CDC Estimates For Surviving Coronavirus Covid-19

A CDC data dump (cumulative data as of September 2020) reveals (in my opinion) very, very good news. The survival rate for Coronavirus Covid-19 (if you become infected) looks to be very good for most people.

The newly released CDC data is all statistical information to date. That means it’s from the beginning of Covid-19 till now. It is not a snap shot of “a good last 2 weeks” (for example). It is a calculation of the fatality rate over the entire pandemic with the latest data inputs.

The updated Covid-19 survival rates by age group:

0-19: 99.997%
20-49: 99.98%
50-69: 99.5%
70+: 94.6%

Infection Fatality Ratio (IFR) of Coronavirus Covid-19

According to the WHO, “The true severity of a disease can be described by the Infection Fatality Ratio”

Infection fatality ratio (IFR) =
Number of deaths from disease / Number of infected individuals

The CDC “Scenario #5 – Current Best Estimate” reveals the following numbers for Coronavirus Covid-19 “Infection Fatality Ratio” (with their “best estimate” of an R-naught viral transmissibility of 2.5).

IFR of those who become infected with Covid-19

0-19 years: 0.00003 (0.003%) 1 of 30,000
20-49 years: 0.0002 (0.02%) 1 of 5,000
50-69 years: 0.005 (0.5%) 1 of 200
70+ years: 0.054 (5.4%) 1 of 20

(source: Sep-10 update via CDC)

The 70+ age group IFR (5.4%) is particularly higher than the seasonal flu which is often quoted as having an IFR of 0.1 to 0.2 percent. However read the next section to shed some more light on Covid-19 deaths…

U.S. Deaths from Covid-19 are Misleading

What do I mean by that? Well, it’s about the numbers. Again they’re from the CDC. They list the number of deaths in the United States involving Covid-19.

Death certificates list any causes or conditions that contributed to the death. These causes are entered into the death certificate by a physician, medical examiner, or coroner, and there may be more than one cause or condition listed.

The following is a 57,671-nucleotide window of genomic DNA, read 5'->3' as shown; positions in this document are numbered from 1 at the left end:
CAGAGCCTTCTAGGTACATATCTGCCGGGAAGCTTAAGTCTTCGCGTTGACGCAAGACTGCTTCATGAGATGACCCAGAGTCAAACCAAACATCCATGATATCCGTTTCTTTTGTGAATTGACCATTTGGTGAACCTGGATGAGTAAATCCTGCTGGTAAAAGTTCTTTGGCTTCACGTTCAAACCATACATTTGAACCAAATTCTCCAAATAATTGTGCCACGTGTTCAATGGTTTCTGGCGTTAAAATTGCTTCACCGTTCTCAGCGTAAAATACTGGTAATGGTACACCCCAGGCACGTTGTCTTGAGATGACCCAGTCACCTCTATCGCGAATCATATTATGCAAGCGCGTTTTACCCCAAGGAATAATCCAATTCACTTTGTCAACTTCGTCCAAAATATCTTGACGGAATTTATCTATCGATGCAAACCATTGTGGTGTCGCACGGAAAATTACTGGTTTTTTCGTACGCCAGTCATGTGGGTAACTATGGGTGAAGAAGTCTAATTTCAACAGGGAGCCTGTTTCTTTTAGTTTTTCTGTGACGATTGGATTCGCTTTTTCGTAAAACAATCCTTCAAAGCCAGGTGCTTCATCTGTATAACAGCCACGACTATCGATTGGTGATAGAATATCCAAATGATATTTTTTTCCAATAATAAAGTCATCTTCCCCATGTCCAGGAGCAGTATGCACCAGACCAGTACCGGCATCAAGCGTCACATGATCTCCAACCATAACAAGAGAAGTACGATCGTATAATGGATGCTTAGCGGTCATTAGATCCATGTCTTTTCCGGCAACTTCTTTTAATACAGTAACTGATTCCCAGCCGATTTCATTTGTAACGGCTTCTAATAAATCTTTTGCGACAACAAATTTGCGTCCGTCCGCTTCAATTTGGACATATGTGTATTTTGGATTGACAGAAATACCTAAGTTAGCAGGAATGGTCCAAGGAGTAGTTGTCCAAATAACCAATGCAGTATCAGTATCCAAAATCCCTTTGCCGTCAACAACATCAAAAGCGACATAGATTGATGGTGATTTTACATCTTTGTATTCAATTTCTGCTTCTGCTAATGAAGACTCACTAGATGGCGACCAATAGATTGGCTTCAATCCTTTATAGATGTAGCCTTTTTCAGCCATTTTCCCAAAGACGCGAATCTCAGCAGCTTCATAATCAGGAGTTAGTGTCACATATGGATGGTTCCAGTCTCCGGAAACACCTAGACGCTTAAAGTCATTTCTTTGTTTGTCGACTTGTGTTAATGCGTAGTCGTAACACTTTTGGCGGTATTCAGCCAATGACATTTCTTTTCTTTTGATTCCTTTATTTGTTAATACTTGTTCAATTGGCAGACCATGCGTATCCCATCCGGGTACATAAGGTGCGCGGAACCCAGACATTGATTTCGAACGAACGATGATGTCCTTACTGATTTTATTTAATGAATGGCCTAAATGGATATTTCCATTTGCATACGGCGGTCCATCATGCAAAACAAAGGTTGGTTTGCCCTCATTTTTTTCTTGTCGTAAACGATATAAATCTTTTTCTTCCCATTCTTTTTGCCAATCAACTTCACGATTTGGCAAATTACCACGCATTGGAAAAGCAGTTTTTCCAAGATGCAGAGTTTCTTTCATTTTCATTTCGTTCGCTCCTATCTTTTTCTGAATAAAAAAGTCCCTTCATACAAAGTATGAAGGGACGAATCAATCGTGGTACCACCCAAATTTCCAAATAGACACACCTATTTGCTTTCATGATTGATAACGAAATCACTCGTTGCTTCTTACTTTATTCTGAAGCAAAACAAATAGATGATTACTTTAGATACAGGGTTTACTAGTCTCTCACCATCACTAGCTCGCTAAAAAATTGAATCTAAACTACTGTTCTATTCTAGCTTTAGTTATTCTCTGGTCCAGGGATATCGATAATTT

As most of you know (or should know by now), underlying very poor health conditions / comorbidity GREATLY contribute towards death when infected and sick from Coronavirus Covid-19.

The majority of Covid-19 deaths as listed by the CDC include the specific references to those other conditions. They include (but are not limited to) preexisting respiratory diseases, circulatory diseases, diabetes and obesity.

When examining the numbers of deaths which currently total approximately 194,000 in the United States, those deaths without comorbidity / other disease amount to about 6% (of the 194,000) with “just” Covid-19.

To be clear, the 6% (of the ~ 194,000) Covid-19 deaths are those listed as the only cause on death certificate. That’s not to say that the Covid-19 disease did not contribute towards death with all the others. However it certainly does point out that apparently ~ 94% of those who die “with” Covid-19 may not necessarily die “from” Covid-19. Rather, it was the trigger, in combination with the preexisting condition(s).

The Takeaway

Most of us here consume news and information beyond just the mainstream. Therefore most of us have known for quite some time that most deaths from Covid-19 are heavily influenced by poor underlying health conditions among the elderly. The mainstream would have us all believe that we’re ALL dropping like flies. They even seek out the cases (where they can) of the extremely rare young person – to instill fear among us all.

The reality is that THANKFULLY Coronavirus Covid-19 has not turned out according to early predictions and modeling. It’s apparently no deadlier than the seasonal flu for most Americans. However it is deadlier for the elderly. Those with comorbidity are at a MUCH higher risk of death. And Covid-19 is also more contagious.

We are still learning about this disease. This is not intended to downplay the potential dangers for the elderly among us with underlying poor health conditions. There are also reports of those who get it (and recover) may be at ongoing risk for other health issues as a result. Reasonable precautions are always a good thing – especially during flu season (which is coming up).

#1 Wash your hands
#2 Don’t touch your eyes/nose/mouth until you’ve washed your hands

Those two things should cover most of it. Same as it always was.

If you’re elderly with comorbidity, even more precautions are obviously prudent.

I hope this helps to alleviate some of the hysterical fears which are ramped among the public at large.


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